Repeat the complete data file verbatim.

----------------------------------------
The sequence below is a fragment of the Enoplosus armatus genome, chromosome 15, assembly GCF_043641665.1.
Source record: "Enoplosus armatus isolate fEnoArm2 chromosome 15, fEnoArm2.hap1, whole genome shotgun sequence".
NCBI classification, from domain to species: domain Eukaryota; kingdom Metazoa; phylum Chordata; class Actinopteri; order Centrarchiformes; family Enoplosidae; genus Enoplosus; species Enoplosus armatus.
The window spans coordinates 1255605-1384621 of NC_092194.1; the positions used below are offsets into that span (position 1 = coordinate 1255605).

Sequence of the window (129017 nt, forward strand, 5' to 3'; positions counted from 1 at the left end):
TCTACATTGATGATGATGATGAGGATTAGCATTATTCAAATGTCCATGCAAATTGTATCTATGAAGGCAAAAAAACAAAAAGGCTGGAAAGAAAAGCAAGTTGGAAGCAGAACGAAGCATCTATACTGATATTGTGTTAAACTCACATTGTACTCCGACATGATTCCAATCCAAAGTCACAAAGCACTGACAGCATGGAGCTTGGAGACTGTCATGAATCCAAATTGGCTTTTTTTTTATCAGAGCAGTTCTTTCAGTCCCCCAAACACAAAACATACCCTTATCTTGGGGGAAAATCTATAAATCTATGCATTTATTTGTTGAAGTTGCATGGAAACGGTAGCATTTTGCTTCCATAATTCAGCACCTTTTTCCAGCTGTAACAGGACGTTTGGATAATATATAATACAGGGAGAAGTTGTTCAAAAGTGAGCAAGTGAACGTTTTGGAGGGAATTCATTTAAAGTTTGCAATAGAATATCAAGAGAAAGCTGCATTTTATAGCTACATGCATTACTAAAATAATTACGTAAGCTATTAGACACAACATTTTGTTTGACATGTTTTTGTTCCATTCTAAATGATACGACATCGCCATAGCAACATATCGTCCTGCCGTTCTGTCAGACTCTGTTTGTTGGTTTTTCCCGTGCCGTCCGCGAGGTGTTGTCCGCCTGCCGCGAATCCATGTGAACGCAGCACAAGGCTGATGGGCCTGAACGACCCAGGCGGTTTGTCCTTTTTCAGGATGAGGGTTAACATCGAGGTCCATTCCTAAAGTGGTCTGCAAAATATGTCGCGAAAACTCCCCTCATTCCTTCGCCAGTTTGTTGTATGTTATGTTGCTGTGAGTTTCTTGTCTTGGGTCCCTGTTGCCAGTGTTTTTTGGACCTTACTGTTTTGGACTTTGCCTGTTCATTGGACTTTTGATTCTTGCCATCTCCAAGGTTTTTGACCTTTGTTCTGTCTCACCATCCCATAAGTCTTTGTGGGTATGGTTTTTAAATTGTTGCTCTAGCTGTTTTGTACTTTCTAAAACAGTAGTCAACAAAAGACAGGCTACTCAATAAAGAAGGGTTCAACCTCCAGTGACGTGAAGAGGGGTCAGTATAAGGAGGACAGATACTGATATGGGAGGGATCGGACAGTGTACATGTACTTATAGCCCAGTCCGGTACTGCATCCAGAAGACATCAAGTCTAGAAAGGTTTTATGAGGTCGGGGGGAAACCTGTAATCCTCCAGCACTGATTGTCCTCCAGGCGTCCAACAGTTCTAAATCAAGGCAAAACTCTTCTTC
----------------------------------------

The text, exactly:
The sequence below is a fragment of the Enoplosus armatus genome, chromosome 15, assembly GCF_043641665.1.
Source record: "Enoplosus armatus isolate fEnoArm2 chromosome 15, fEnoArm2.hap1, whole genome shotgun sequence".
NCBI classification, from domain to species: domain Eukaryota; kingdom Metazoa; phylum Chordata; class Actinopteri; order Centrarchiformes; family Enoplosidae; genus Enoplosus; species Enoplosus armatus.
The window spans coordinates 1255605-1384621 of NC_092194.1; the positions used below are offsets into that span (position 1 = coordinate 1255605).

Sequence of the window (129017 nt, forward strand, 5' to 3'; positions counted from 1 at the left end):
TCTACATTGATGATGATGATGAGGATTAGCATTATTCAAATGTCCATGCAAATTGTATCTATGAAGGCAAAAAAACAAAAAGGCTGGAAAGAAAAGCAAGTTGGAAGCAGAACGAAGCATCTATACTGATATTGTGTTAAACTCACATTGTACTCCGACATGATTCCAATCCAAAGTCACAAAGCACTGACAGCATGGAGCTTGGAGACTGTCATGAATCCAAATTGGCTTTTTTTTTATCAGAGCAGTTCTTTCAGTCCCCCAAACACAAAACATACCCTTATCTTGGGGGAAAATCTATAAATCTATGCATTTATTTGTTGAAGTTGCATGGAAACGGTAGCATTTTGCTTCCATAATTCAGCACCTTTTTCCAGCTGTAACAGGACGTTTGGATAATATATAATACAGGGAGAAGTTGTTCAAAAGTGAGCAAGTGAACGTTTTGGAGGGAATTCATTTAAAGTTTGCAATAGAATATCAAGAGAAAGCTGCATTTTATAGCTACATGCATTACTAAAATAATTACGTAAGCTATTAGACACAACATTTTGTTTGACATGTTTTTGTTCCATTCTAAATGATACGACATCGCCATAGCAACATATCGTCCTGCCGTTCTGTCAGACTCTGTTTGTTGGTTTTTCCCGTGCCGTCCGCGAGGTGTTGTCCGCCTGCCGCGAATCCATGTGAACGCAGCACAAGGCTGATGGGCCTGAACGACCCAGGCGGTTTGTCCTTTTTCAGGATGAGGGTTAACATCGAGGTCCATTCCTAAAGTGGTCTGCAAAATATGTCGCGAAAACTCCCCTCATTCCTTCGCCAGTTTGTTGTATGTTATGTTGCTGTGAGTTTCTTGTCTTGGGTCCCTGTTGCCAGTGTTTTTTGGACCTTACTGTTTTGGACTTTGCCTGTTCATTGGACTTTTGATTCTTGCCATCTCCAAGGTTTTTGACCTTTGTTCTGTCTCACCATCCCATAAGTCTTTGTGGGTATGGTTTTTAAATTGTTGCTCTAGCTGTTTTGTACTTTCTAAAACAGTAGTCAACAAAAGACAGGCTACTCAATAAAGAAGGGTTCAACCTCCAGTGACGTGAAGAGGGGTCAGTATAAGGAGGACAGATACTGATATGGGAGGGATCGGACAGTGTACATGTACTTATAGCCCAGTCCGGTACTGCATCCAGAAGACATCAAGTCTAGAAAGGTTTTATGAGGTCGGGGGGAAACCTGTAATCCTCCAGCACTGATTGTCCTCCAGGCGTCCAACAGTTCTAAATCAAGGCAAAACTCTTCTTC